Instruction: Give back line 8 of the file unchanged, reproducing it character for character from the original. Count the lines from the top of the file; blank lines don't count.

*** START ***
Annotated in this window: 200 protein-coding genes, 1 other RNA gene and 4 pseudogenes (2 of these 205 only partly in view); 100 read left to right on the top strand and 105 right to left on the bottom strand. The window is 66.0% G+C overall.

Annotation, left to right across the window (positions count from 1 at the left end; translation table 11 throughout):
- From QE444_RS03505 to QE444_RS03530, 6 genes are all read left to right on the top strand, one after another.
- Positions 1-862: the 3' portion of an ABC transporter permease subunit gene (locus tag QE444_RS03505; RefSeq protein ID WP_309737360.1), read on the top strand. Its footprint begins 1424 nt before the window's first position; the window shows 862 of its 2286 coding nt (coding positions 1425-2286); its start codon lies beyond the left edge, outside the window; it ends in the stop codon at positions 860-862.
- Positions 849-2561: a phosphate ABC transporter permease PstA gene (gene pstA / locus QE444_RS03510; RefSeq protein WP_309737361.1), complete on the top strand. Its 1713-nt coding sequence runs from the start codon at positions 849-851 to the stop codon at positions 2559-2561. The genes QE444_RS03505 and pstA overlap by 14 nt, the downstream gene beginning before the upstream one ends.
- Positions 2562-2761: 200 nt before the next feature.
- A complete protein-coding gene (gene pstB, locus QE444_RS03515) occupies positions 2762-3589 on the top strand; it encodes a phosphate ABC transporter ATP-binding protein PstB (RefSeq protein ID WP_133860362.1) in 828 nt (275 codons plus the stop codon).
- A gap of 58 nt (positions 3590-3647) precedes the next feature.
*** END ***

- A gap of 58 nt (positions 3590-3647) precedes the next feature.